Today, the insights and state of the art thinking I pick up through CIHT membership are vital to the rounded advice my consultancy offers its clients.


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From winning awards to winning business

  • Andrew Moseley

    Andrew Moseley

    How building a network has built my business

    My undergraduate degree was in Town Planning, but every semester at university I jumped at the chance to take transport related modules.

    In fact “jumping at chances” has been really important right through my career. When I was working in private consultancy under a Local Authority Framework I put myself forward for any opportunity that would broaden my knowledge.

    CIHT membership has played a central role in my career. Winning in the CIHT young professional of the year Award in 2013 gave me confidence, credibility and raised my profile in the industry; sitting and passing the new TPP transport planning qualification means I’m recognised as a Transport Planner by my peers; CIHT membership has helped me to build a strong network.

    And now, networking at CIHT seminars creates opportunities for my business – in fact we’ve just won a new client who I first met at a CIHT event.

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From accidents to academia

  • Deborah Sims

    Deborah Sims

    How Chartered status opened the doors of academia.

    I did a Civil Engineering degree at Kingston University – it was a sandwich course with an industry placement at Surrey Council. My first job was as an assistant engineer at the London Borough of Richmond upon Thames, where I gained an insight into the proposal process for highways, as well as into their design and construction.

    I developed a strong interest in accident investigation and road safety engineering, and knew that a professional qualification could really move my career forward. Chartered status is the high water mark in our industry, so that’s what I pursued.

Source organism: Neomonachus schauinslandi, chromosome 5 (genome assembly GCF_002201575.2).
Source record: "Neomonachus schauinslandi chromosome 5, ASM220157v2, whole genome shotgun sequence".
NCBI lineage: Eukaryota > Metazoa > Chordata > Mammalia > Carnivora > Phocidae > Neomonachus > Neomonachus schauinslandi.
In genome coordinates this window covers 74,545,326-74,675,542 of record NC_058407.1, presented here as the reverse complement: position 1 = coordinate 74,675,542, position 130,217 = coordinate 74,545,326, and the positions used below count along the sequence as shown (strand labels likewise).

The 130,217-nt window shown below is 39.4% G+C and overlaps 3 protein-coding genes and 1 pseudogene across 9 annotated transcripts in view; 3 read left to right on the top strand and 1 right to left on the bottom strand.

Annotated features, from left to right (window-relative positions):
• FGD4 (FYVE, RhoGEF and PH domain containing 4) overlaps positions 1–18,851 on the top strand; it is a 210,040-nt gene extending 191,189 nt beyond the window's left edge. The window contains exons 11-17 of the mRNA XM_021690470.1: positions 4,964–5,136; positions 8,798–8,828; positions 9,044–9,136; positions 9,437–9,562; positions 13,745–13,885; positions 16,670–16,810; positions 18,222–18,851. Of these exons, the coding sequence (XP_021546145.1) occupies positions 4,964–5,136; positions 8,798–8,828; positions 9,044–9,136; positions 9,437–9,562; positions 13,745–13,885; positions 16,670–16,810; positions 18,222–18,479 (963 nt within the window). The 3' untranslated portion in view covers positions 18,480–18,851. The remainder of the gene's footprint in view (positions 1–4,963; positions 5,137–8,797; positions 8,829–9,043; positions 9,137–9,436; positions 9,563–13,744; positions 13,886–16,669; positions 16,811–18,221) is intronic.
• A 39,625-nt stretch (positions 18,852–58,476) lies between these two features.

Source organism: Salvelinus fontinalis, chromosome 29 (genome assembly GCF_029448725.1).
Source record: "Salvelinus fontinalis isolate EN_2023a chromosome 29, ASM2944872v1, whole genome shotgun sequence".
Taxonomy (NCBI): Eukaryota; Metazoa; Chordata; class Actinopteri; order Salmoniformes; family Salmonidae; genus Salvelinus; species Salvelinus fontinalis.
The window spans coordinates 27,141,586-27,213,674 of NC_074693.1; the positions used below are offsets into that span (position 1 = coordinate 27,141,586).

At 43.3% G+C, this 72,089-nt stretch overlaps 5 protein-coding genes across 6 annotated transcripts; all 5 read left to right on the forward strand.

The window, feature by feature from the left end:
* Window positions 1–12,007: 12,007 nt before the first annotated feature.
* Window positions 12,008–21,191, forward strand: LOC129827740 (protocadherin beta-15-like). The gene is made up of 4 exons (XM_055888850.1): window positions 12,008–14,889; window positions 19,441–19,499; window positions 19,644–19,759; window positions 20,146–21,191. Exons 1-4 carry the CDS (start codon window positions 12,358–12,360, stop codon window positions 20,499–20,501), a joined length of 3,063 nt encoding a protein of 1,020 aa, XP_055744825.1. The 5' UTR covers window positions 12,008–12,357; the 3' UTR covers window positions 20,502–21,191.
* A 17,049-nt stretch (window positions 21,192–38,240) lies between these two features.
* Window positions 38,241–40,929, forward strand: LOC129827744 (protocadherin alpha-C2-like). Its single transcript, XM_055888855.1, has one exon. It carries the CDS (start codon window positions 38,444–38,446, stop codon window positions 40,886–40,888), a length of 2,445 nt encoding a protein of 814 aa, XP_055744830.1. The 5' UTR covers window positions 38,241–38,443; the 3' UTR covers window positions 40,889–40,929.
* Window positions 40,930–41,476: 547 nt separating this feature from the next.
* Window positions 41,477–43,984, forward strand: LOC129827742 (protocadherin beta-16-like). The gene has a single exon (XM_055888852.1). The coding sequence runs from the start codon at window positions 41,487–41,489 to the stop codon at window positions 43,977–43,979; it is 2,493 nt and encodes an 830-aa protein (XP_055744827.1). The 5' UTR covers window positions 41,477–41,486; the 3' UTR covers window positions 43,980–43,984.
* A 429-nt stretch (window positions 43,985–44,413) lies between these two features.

Becoming a Chartered Engineer has been hugely helpful for me, opening the way for a management role with a leading engineering firm, and ultimately enabling my entry into academia.

    Being a member of CIHT has been important in other ways. It’s the other members that make the experience so valuable. Membership has allowed me to build an effective and diverse professional network.


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From construction to building a niche consultancy

  • Luke Meechan

    Luke Meechan

    How I networked my way to cutting edge consultancy.

    I started out by doing a vocational HND in Civil Engineering, then progressed to a Civil Engineering degree. Going to university was a great confidence booster for me.

    My first job was with a construction company. It gave me a solid grounding in the essentials of programme and project management, and in the skill of sharing information with sub-contractors.

    But the big leap for me was moving to Hong Kong. It was a fascinating place and the work was equally inspiring. I was an Assistant Resident Engineer on a slope stabilisation project. I had huge responsibilities which came with fabulous opportunities – managing designs, building teams and client relationships.

    I’ve been involved with CIHT since 2004 and it’s made a big difference to my career, contributing to my organisations credibility as well as providing the opportunity to develop myself and give something back to the industry.

    Today I co-run run a niche consultancy, advising public sector authorities on issues around flood risk and infrastructure asset management. CIHT Fellowship lets potential clients know that we are a serious proposition.

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If you are an existing member and want to find out how you can get involved in #journeys click here.